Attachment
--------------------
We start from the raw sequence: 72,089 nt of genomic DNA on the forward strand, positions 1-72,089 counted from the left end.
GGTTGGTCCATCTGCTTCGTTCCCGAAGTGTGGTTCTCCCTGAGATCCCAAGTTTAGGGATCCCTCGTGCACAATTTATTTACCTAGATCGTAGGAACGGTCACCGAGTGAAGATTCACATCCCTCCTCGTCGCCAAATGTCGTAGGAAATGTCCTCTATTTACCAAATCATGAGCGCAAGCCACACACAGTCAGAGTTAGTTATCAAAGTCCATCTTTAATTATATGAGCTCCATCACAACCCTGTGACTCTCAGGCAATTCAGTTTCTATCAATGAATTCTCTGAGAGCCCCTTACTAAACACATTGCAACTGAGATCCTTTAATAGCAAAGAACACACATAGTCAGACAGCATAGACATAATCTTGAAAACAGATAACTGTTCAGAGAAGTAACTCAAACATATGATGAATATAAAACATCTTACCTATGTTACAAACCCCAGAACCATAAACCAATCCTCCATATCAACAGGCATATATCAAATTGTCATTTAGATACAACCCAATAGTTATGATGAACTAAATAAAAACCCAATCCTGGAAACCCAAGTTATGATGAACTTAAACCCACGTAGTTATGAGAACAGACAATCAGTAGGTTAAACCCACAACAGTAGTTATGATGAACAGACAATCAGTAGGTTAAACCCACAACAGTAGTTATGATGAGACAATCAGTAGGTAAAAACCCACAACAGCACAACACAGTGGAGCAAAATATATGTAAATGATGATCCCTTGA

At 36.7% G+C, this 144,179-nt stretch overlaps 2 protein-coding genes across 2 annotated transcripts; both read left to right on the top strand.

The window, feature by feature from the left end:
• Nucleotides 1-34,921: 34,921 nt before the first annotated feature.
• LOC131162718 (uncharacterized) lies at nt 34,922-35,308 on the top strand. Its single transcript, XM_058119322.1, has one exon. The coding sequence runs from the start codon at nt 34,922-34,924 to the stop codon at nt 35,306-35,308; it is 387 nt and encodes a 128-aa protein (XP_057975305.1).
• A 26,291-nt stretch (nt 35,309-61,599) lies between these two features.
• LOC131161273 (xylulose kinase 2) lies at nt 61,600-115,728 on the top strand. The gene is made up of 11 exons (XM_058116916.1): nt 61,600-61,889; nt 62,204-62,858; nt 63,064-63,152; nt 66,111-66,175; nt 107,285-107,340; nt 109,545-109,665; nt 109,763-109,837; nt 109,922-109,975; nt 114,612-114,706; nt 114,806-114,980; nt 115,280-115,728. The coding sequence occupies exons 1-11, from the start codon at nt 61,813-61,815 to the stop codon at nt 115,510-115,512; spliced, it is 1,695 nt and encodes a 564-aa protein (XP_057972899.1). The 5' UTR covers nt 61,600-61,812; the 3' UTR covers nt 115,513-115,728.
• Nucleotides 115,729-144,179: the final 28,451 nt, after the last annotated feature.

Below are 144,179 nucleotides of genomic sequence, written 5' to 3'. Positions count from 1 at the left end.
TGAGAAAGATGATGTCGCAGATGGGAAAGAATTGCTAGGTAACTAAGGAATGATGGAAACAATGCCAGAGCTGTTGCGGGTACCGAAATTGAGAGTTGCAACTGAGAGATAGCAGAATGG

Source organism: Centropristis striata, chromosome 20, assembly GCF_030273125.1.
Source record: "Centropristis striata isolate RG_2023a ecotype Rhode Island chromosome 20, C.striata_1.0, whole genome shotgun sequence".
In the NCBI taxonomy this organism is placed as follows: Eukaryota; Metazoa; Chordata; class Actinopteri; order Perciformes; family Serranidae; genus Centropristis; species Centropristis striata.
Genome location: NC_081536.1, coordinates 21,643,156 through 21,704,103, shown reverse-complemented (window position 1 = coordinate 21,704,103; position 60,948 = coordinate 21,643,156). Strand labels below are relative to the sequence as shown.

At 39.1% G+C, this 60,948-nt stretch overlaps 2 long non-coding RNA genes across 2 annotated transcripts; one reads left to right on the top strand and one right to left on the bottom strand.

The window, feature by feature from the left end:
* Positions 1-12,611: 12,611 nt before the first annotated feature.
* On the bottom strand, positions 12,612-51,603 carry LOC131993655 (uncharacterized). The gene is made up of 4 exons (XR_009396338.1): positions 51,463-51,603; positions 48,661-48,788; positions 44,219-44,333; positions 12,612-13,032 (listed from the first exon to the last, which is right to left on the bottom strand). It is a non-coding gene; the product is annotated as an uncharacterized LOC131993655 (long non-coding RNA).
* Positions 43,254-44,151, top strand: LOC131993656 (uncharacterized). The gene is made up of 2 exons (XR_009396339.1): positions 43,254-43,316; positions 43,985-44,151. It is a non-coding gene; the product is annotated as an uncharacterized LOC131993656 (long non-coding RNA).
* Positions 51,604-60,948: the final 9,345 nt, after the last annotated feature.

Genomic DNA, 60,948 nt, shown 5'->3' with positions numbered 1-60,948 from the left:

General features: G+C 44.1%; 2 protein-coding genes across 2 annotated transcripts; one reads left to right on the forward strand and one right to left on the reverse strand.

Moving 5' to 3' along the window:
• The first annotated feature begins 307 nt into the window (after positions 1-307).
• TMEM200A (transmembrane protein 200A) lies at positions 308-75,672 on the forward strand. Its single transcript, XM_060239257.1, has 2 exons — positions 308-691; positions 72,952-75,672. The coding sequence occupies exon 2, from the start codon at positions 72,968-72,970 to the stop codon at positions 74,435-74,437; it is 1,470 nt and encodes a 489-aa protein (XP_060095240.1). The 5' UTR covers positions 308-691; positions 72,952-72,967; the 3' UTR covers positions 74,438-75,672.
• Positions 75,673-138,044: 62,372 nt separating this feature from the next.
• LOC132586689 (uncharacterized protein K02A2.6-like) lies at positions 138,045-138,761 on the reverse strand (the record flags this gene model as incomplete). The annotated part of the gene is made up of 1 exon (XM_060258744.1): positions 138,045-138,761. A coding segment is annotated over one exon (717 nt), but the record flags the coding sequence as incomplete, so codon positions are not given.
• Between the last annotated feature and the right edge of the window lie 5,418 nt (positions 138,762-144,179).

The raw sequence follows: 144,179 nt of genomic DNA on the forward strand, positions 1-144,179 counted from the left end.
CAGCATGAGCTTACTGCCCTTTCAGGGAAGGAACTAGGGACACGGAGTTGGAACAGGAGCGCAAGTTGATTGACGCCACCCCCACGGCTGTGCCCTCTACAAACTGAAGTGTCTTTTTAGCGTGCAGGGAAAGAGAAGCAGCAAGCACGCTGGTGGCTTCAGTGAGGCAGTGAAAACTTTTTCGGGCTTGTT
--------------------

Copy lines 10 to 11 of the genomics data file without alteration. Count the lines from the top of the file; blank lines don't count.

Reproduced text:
Below are 144,179 nucleotides of genomic sequence, written 5' to 3'. Positions count from 1 at the left end.
TGAGAAAGATGATGTCGCAGATGGGAAAGAATTGCTAGGTAACTAAGGAATGATGGAAACAATGCCAGAGCTGTTGCGGGTACCGAAATTGAGAGTTGCAACTGAGAGATAGCAGAATGG